Building and Sustaining a Strong Math Culture

Rethinking Classroom Math Culture edWebinar recording link


Current employment trends and future projections all point towards continued growth in science, technology, engineering, and math (STEM) jobs, as well as the need for STEM-related skills in other fields. Yet, recent math proficiency levels among American students remain low, at just 44% in fourth grade and 33% at the eighth-grade level, and the math score trend lines are not showing significant improvement.

The attitudes of many students toward math are also not positive, and in order to improve those attitudes and actual math performance, David Woods, a senior director at Dreambox Learning, explained during a recent edWebinar how developing a strong math culture can engage students in authentic and effective learning, and result in increased achievement.

Using a problem-solution approach, David outlined a number of the challenges educators face when teaching math, and he explained training and planning strategies designed to address those issues. He also identified classroom techniques teachers can use to help students improve their math performance and attitudes.

Preparing to Build a Strong Math Culture

Surveys have shown that it’s not only the students who may have a negative attitude toward math. Many K-5 teachers perceived themselves as being “bad” at math, and therefore may have their own “math anxiety” when trying to teach the subject. This can impact the effectiveness of their instruction, as well as the cues they may transmit to students, thereby perpetuating the same feelings, attitudes, and achievement levels.

In this way, teachers are a product of the system they now need to change, especially if they have been taught that math is a series of steps and procedures, and the focus should be on memorizing one right way to determine the correct answer. Instead, David recommends a professional learning and planning approach that engages educators in active learning, which they can then share and perpetuate in the classroom.

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Key aspects of this approach to math instruction include recognizing that mathematicians explore and discover solutions, rather than just follow directions, and there can be more than one way to come up with the right answer. Math educators need to be allowed to experience these types of processes for themselves, so they are comfortable with them and can guide students through similar processes.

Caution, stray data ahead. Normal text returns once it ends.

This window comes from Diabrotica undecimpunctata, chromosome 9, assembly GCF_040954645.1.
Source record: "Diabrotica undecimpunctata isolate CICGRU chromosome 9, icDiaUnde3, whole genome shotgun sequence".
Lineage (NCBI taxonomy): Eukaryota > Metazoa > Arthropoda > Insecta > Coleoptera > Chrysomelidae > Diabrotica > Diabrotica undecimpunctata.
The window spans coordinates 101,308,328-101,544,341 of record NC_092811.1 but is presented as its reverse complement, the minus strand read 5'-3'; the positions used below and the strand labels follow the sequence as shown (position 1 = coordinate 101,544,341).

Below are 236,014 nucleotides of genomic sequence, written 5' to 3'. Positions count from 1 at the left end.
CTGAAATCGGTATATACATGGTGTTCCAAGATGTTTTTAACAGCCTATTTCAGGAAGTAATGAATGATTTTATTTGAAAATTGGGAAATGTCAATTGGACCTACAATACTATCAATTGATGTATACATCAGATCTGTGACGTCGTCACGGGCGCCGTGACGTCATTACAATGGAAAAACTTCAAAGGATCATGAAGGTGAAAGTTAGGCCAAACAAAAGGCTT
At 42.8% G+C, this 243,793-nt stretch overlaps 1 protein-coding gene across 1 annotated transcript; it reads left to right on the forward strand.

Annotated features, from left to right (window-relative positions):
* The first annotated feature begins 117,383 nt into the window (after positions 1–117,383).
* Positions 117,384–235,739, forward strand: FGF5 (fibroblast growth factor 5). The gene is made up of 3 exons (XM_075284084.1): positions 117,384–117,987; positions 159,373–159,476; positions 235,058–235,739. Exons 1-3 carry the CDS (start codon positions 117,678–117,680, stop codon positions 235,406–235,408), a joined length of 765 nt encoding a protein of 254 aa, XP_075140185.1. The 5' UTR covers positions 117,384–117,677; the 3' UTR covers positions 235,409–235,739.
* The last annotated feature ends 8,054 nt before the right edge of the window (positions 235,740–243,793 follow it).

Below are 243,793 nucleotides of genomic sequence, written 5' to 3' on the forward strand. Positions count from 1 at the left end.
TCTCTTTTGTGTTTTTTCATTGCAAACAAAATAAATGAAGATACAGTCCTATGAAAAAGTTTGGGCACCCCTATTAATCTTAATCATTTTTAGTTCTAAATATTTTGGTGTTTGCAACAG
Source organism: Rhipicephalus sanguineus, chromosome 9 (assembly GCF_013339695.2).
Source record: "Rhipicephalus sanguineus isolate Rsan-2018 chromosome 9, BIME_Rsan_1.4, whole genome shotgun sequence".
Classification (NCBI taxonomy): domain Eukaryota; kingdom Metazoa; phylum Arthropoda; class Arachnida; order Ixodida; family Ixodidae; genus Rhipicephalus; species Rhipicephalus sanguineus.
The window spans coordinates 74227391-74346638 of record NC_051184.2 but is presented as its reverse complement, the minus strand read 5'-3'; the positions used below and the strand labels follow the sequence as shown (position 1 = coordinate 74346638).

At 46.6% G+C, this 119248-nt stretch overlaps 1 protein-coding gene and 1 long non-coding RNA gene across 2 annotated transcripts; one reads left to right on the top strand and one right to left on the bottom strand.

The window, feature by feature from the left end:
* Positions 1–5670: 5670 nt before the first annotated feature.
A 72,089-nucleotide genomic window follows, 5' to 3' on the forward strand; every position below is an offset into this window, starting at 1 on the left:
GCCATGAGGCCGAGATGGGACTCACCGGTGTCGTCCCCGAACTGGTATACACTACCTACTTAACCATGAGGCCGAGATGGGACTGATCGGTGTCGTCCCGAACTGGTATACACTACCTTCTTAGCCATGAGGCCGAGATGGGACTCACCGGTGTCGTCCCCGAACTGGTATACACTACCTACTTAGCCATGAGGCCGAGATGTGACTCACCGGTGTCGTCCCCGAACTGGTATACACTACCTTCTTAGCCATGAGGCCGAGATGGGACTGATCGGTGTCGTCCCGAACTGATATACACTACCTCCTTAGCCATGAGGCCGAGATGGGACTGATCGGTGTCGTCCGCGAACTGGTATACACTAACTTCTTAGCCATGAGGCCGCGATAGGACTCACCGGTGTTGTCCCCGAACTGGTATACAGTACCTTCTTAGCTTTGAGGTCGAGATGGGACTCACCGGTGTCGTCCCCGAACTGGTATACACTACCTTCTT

The planning for math instruction also needs to leave room for firsthand experience with diverse students’ learning patterns, not just high-stakes test scores and textbook-driven pacing calendars. By including strategies and activities that engage students in authentic learning and leave time for creative problem solving, educators are likely to find that understanding of the subject matter improves, along with achievement levels.

Sustaining a Strong Math Culture in the Classroom

By getting to know their students as math learners, teachers can identify individual strengths and weaknesses, and provide more targeted learning experiences that enable diverse students to succeed. This includes establishing a collaborative classroom in which students are encouraged to discuss, experiment, and take risks when trying to solve math problems, without fear of being demeaned by the teacher or fellow students.

To make the learning meaningful and relevant, David recommends celebrating a diverse collection of historical figures and sharing anecdotes related to math and other STEM topics. Working on problems based in the real world also engages students, especially if there are potentially useful applications that can have a genuine impact.

And in order to build on what students already know and then enable them to make continued progress, educators should be intentional with their use of numbers and processes. Problems can be constructed so that students are guided to solutions by first activating prior knowledge and then applying strategies to increasingly complex subject matter.

Noting that “what gets measured is what gets discussed,” David recommends including students’ questions, ideas, discussion points, and effort in their evaluations, which can then be used to inform further instruction. And he recommends thinking first about the big ideas students should understand and then working backwards from there, so that students develop a deeper understanding of math they will then be able to apply in new ways during their future careers.

This edWeb broadcast was sponsored by DreamBox Learning.

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This article was modified and published by eSchool News.

About the Presenter

David Woods is the senior director of curriculum and reporting at DreamBox Learning. He earned a BA in elementary education with endorsements in reading and middle-level mathematics and a minor in Spanish from Whitworth University, as well as a master’s degree in integrating technology in the classroom from Walden University before joining the DreamBox Curriculum team. Throughout his teaching career, David reviewed new curricula, interpreted assessment data, and was a leading member of his professional reading community of math teachers. For the last six years he has been a curriculum designer at DreamBox Learning, currently serving as the senior director of curriculum and reporting, where he can apply his passion for building an effective individualized math curriculum.

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